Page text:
At Furchgott Sourdiffe Gallery, 'Summer's Light' Isn't Just Flowery | Visual Art | Seven Days | Vermont's Independent Voice

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At Furchgott Sourdiffe Gallery, 'Summer's Light' Isn't Just Flowery

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Published August 24, 2022 at 10:00 a.m.


"Peony Profusion" by Elizabeth Allen - COURTESY OF FURCHGOTT SOURDIFFE GALLERY
  • Courtesy Of Furchgott Sourdiffe Gallery
  • "Peony Profusion" by Elizabeth Allen

If you expect that the works in an exhibit called "Summer's Light" might be heavy on the florals, you'd be right. But the current show at Furchgott Sourdiffe Gallery in Shelburne is more diverse, with dramatic abstractions, mixed-media works and sculptures that seem utterly impartial to the seasons. The gallery even slips in a few pieces that look suspiciously autumnal. OK, perhaps the light is nice then, too.

Still, few things represent the evanescent glory of summer better than flowers, and artists find myriad ways to picture their petals: the delicate graphite drawings of Miriam Adams; the luscious, brushy oils of Kate Longmaid and Elizabeth Allen; the effervescent watercolors of Annelein Beukenkamp; Dianne Shullenberger's exquisite fabric collages that manage to capture the reflections of clouds in a grassy pond despite her matte medium.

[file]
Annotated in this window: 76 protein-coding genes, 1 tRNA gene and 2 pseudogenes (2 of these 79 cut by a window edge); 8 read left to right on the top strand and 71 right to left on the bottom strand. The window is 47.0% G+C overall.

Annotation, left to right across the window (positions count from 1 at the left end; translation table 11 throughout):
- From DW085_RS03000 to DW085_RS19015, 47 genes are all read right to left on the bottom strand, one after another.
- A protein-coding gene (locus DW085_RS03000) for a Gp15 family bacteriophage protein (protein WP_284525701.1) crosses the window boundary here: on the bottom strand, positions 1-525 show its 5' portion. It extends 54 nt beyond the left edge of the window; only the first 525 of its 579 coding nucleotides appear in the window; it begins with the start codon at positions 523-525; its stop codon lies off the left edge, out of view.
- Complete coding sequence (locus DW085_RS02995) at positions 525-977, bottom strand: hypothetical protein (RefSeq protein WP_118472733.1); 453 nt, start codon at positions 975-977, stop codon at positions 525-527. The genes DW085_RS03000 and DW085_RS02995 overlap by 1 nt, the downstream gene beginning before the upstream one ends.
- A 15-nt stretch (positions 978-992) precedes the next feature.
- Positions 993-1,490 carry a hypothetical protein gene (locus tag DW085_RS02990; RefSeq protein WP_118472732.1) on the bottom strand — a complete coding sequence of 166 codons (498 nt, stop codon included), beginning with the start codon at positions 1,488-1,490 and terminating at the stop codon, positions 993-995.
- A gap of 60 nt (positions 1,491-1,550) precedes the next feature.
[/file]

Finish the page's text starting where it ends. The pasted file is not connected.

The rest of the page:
If Barbara Wagner and Richard Weis avoid any literal manifestation of summer, their bold abstract paintings certainly have a way with light, particularly the explosive pieces in Wagner's "Wildfire Series." Confronted with abstract sculptures, though, you might wonder, "Whose summer?" Still, Clark Derbes' carved and painted wood geometrics and Nancy Diefenbach's elegant meditations in marble are engaging to behold.

David Maille has essentially created his own medium: He paints luminous nature scenes in oil and metal leaf on wood, then lays 3D pieces of the same wood over the painting, simulating a tiny forest. Maille's works seem to present a mystical borealis through the trees. But the bare branches portend a season we may not want to think about yet.

"Summer's Light" is on view through September 3.

The original print version of this article was headlined "Art Spotlight: Summer's Light"